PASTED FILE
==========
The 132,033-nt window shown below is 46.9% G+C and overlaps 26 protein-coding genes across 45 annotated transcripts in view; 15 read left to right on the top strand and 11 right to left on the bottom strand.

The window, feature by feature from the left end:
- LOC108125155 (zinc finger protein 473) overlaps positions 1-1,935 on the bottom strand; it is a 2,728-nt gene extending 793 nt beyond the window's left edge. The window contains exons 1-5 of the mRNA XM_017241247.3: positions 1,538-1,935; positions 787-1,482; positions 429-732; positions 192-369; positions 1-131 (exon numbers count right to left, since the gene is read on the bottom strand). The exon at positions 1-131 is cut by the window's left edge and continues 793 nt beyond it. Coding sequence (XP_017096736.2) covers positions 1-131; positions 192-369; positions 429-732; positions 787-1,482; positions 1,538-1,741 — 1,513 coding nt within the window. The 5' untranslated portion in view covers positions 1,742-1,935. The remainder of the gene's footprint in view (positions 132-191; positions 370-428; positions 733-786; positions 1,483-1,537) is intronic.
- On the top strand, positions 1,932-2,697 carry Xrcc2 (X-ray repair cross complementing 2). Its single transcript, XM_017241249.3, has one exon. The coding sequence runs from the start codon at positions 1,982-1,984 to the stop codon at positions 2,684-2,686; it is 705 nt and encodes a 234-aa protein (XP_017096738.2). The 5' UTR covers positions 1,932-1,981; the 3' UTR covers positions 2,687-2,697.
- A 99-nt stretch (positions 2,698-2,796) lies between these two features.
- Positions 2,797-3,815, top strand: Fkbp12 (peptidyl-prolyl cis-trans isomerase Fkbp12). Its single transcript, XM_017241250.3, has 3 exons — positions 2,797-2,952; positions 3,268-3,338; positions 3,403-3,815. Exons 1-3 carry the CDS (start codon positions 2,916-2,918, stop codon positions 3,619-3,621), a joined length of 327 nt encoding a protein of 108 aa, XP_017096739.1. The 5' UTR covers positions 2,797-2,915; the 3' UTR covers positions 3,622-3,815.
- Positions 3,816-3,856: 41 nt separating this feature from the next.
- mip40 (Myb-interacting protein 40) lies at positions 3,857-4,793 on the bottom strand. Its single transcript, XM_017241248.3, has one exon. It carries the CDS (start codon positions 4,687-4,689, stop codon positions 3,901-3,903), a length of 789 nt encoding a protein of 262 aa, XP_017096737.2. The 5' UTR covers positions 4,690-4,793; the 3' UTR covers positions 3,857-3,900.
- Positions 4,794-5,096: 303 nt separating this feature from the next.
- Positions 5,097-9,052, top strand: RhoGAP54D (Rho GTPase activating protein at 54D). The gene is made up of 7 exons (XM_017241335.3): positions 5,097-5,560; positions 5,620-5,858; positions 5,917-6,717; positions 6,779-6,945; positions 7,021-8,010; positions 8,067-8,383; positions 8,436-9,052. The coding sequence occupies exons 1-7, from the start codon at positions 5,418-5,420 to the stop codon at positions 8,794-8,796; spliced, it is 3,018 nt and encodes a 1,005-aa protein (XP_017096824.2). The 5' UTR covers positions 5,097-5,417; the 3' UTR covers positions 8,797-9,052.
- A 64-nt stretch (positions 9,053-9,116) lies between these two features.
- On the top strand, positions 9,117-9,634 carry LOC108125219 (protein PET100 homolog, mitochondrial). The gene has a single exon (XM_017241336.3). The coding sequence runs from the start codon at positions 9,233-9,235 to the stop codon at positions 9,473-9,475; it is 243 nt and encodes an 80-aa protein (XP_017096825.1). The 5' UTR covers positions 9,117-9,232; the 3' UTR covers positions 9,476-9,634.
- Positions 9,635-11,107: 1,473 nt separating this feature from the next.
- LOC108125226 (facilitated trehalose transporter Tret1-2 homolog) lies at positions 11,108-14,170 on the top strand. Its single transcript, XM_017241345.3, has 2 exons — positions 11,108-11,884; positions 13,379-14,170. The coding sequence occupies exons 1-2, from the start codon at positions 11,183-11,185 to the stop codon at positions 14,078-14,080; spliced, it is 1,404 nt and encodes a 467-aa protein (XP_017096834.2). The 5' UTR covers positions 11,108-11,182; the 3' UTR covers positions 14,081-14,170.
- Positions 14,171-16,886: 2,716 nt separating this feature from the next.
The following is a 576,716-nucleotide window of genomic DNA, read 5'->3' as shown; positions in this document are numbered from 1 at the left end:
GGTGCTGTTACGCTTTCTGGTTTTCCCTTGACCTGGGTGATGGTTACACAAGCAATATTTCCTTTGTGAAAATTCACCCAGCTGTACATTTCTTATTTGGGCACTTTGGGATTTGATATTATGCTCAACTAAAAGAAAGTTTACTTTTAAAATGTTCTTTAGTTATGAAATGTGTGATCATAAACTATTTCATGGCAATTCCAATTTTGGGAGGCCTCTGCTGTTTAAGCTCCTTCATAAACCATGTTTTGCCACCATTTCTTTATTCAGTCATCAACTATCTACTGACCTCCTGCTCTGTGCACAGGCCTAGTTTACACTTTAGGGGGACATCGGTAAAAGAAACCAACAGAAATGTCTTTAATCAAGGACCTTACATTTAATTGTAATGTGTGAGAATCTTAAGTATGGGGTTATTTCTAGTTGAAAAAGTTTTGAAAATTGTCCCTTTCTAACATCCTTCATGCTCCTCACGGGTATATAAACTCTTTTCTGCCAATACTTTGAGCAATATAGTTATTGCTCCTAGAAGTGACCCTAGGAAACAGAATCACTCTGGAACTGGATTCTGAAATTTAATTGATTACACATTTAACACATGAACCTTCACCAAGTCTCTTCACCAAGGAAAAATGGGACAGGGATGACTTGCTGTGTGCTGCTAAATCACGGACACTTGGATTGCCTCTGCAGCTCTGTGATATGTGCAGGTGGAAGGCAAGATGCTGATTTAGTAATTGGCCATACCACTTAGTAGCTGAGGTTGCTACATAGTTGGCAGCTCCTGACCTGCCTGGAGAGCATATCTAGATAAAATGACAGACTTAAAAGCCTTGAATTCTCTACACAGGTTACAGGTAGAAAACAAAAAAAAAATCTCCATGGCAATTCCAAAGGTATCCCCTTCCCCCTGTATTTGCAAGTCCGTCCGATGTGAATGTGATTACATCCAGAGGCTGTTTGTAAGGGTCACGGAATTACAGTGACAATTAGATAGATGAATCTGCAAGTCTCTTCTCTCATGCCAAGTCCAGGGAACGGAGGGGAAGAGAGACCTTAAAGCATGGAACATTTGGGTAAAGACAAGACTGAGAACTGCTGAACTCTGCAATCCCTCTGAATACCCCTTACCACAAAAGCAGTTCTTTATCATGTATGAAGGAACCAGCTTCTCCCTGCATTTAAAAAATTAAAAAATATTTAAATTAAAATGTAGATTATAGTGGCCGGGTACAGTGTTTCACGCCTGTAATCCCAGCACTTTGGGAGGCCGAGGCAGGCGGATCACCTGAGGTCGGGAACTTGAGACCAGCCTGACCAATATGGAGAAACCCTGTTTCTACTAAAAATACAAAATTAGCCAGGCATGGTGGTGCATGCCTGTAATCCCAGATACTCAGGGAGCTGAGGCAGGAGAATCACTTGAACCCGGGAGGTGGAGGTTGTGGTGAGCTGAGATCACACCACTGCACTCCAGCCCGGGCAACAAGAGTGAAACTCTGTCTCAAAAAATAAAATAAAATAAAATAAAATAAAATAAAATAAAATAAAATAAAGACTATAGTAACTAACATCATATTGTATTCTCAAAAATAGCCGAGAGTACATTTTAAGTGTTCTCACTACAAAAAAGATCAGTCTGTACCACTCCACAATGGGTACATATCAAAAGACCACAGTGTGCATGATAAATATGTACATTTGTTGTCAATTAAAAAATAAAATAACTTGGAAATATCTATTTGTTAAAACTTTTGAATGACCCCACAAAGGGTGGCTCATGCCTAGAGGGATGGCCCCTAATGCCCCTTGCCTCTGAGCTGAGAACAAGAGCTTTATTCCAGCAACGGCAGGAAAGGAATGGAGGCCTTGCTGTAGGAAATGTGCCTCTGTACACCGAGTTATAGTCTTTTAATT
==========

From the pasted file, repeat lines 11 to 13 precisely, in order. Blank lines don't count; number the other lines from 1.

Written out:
- A 64-nt stretch (positions 9,053-9,116) lies between these two features.
- On the top strand, positions 9,117-9,634 carry LOC108125219 (protein PET100 homolog, mitochondrial). The gene has a single exon (XM_017241336.3). The coding sequence runs from the start codon at positions 9,233-9,235 to the stop codon at positions 9,473-9,475; it is 243 nt and encodes an 80-aa protein (XP_017096825.1). The 5' UTR covers positions 9,117-9,232; the 3' UTR covers positions 9,476-9,634.
- Positions 9,635-11,107: 1,473 nt separating this feature from the next.